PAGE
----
The width W_FL of the fuse link FL in a Y direction may be the minimum width of a circuit according to a design rule. The anode A, the cathode C, and the fuse link FL may be disposed on the same plane.

The area of the cathode C may be greater than that of the anode A. Accordingly, a metal migration occurring in a direction from the cathode C to the anode A may be smoothly accomplished while programming the fuse device F.

A first cathode contact 135C1 is connected to the cathode C. A cathode wiring (e.g., a circuit trace, not shown) may be connected to the upper surface of the first cathode contact 135C1. The cathode wiring may also be connected to the drain of the selection transistor Ts of FIG. 1 and the fuse state sensing circuit 20 of FIG. 1. The first cathode contact 135C1 may be disposed relatively near the fuse link FL and may be disposed perpendicularly to an extending direction (i.e., the long axis) of the fuse link FL.

A first anode contact 135A1 is connected to the anode A. An anode wiring (e.g., a circuit trace, not shown) may be connected to the upper surface of the first anode contact 135A1. The anode wiring may also be connected to the voltage applying circuit 10 of FIG. 1. The first anode contact 135A1 may be disposed relatively near the fuse link FL and may be disposed perpendicularly to an extending direction (i.e., the long axis) of the fuse link FL.

At least one of the first cathode contact 135C1 and the first anode contact 135A1 may be disposed to cross a virtual extending surface FL_C and FL_A, respectively, of the fuse link FL. Accordingly, a current density in the fuse link FL according to a potential difference between the first cathode contact 135C1 and the first anode contact 135A1 may be uniform while programming the fuse device F. As a result, a metal migration uniformly occurs in the fuse link FL so that a fuse programming error can be reduced.

The first cathode contact 135C1 may have the width W_135C1 in a Y direction that is greater than the width W_FL of the fuse link FL in a Y direction. Thus, even if the first cathode contact 135C1 is misaligned in a Y direction, the first cathode contact 135C1 may cross the virtual extending surface FL_C of the fuse link FL. A current density in the fuse link FL may therefore be more uniform while programming the electrical fuse device F. Likewise, the first anode contact 135A1 may have the width W_135A1 in a Y direction that is greater than the width W_FL of the fuse link FL in a Y direction. So even if the first anode contact 135A1 is misaligned in a Y direction, the first anode contact 135A1 may cross the virtual extending surface FL_A of the fuse link FL. Thus a current density in the fuse link FL may be more uniform while programming the electrical fuse device F.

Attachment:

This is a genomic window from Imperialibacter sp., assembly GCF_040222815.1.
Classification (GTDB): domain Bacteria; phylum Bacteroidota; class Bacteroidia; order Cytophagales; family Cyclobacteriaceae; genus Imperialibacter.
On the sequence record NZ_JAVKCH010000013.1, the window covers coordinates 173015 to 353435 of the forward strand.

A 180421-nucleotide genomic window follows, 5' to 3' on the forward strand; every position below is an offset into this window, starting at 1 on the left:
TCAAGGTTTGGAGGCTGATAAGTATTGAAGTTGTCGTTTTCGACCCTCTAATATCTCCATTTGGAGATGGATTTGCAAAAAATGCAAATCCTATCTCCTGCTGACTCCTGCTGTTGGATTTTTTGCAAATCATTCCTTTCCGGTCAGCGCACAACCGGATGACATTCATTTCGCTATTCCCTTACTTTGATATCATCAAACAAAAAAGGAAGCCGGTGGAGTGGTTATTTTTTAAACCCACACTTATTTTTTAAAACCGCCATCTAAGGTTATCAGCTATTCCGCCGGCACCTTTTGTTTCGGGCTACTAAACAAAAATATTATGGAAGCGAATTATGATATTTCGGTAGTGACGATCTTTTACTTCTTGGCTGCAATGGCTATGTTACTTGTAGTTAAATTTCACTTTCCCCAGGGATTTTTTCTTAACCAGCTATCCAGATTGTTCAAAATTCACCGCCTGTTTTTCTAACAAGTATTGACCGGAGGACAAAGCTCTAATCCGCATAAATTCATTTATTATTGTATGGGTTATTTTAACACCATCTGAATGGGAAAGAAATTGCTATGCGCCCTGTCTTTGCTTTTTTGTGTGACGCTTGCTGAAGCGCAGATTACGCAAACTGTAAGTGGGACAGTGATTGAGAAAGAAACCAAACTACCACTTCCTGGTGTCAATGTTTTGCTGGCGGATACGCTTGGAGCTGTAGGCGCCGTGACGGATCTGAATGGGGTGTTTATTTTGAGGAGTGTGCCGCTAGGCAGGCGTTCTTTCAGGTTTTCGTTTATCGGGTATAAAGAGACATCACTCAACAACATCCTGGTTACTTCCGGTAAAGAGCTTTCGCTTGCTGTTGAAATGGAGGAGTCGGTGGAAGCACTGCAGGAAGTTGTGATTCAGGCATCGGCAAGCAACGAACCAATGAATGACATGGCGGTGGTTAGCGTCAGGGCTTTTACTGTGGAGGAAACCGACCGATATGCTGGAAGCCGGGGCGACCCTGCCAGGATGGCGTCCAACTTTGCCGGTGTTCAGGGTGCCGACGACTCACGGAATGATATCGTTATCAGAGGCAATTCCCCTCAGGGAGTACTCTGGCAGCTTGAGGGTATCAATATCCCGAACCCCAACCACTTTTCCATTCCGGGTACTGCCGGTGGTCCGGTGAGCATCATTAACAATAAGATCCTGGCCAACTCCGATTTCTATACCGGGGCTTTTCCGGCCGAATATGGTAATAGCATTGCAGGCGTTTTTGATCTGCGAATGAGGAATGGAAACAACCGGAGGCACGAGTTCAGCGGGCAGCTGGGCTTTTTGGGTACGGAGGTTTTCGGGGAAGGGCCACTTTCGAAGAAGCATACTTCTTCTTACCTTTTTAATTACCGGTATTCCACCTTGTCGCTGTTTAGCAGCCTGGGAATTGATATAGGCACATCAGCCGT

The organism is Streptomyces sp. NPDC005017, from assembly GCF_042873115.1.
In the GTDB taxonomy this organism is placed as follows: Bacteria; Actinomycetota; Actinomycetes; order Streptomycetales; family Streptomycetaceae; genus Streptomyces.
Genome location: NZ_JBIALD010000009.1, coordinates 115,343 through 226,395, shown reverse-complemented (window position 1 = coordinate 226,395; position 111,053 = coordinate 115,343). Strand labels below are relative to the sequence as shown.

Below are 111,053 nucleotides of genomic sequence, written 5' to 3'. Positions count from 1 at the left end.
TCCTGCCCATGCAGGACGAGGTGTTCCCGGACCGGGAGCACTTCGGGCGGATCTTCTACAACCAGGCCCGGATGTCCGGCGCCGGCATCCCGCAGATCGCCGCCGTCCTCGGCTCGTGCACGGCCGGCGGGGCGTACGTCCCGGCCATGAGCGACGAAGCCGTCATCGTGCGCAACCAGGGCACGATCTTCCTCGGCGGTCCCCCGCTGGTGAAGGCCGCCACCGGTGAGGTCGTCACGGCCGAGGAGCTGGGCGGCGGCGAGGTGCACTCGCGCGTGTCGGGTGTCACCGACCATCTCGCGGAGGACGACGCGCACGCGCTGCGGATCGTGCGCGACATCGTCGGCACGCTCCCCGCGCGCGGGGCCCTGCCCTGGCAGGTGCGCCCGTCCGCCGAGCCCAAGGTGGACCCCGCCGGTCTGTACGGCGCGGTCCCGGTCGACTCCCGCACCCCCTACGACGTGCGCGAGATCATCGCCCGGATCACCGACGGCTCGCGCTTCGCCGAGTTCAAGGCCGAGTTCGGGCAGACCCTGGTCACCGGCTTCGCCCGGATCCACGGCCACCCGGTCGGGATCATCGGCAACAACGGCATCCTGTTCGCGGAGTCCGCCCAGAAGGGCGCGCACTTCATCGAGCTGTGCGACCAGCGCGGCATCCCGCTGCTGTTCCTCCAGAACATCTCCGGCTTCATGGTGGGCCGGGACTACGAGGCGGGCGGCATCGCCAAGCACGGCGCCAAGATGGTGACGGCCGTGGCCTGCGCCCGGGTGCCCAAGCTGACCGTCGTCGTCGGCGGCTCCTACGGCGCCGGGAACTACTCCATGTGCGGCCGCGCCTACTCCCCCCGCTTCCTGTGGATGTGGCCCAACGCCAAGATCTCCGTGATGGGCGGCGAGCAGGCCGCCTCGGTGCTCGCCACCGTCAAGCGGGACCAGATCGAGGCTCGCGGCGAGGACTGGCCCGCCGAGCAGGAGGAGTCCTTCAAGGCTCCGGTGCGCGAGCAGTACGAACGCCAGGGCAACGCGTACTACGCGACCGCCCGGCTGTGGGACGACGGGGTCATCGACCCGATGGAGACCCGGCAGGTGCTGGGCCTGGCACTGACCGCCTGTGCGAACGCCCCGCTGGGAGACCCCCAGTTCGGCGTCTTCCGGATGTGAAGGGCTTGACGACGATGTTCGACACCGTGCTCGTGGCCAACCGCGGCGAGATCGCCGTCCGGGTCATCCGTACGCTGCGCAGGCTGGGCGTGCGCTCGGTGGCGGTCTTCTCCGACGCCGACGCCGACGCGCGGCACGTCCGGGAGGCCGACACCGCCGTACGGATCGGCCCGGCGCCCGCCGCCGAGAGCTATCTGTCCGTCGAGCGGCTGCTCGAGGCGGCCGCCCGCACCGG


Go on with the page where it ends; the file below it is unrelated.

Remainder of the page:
Preferably, the width of the first cathode contact W_135C1 may be 1.5 times the width W_FL of the fuse link FL. Similarly, the width of the first anode contact W_135A1 may also be 1.5 times greater than the width W_FL.

In an alternative embodiment, the width of the first cathode contact W_135C1 may extend the full width W_C of the cathode C. In the same or different embodiment, the width of the first anode contact W_135A1 may extend the full width W_A of the anode A.

A second cathode contact 135C2 may contact the cathode C relatively near the first cathode contact 135C1. The cathode wiring (not shown) may also be connected to the second cathode contact 135C2. Separately or in combination, a second anode contact 135A2 may contact the anode A relatively near the first anode contact 135A1. The anode wiring (not shown) may also be connected to the second anode contact 135A2. The second cathode contact 135C2 and the second anode contact 135A2 prevent a current from being centralized in the first cathode contact 135C1 and the first anode contact 135A1, respectively. Such redundant connections during programming may prevent overheating of the first cathode contact 135C1 and the first anode contact 135A1.

FIGS. 3A and 3B are diagrams respectively illustrating the electrical fuse device of FIG. 2 taken along lines IIIa-IIIa′ and IIIb-IIIb′ of FIG. 2.

Referring to FIGS. 2, 3A, and 3B, the anode A, the cathode C, and the fuse link FL are disposed on a substrate 100. The anode A, the cathode C, and the fuse link FL may each include a high resistance conductive layer 110 and a low resistance conductive layer 115 that are sequentially stacked. The high resistance conductive layer 110 has relatively large resistance and may be a semiconductor layer, for example, a polysilicon layer or an amorphous silicon layer. The low resistance conductive layer 115 has a resistance lower than that of the high resistance conductive layer 110 and may be, for instance, a metal layer or a metal silicide layer. The metal layer may be or include, for example, tungsten (W), molybdenum (Mo), tantalum (Ta), cobalt (Co), titanium (Ti), aluminum (Al), copper (Cu), platinum (Pt), or an alloy thereof. The metal silicide layer may be or include, for instance, tungsten silicide, molybdenum silicide, titanium silicide, tantalum silicide, hafnium silicide, cobalt silicide, or platinum silicide.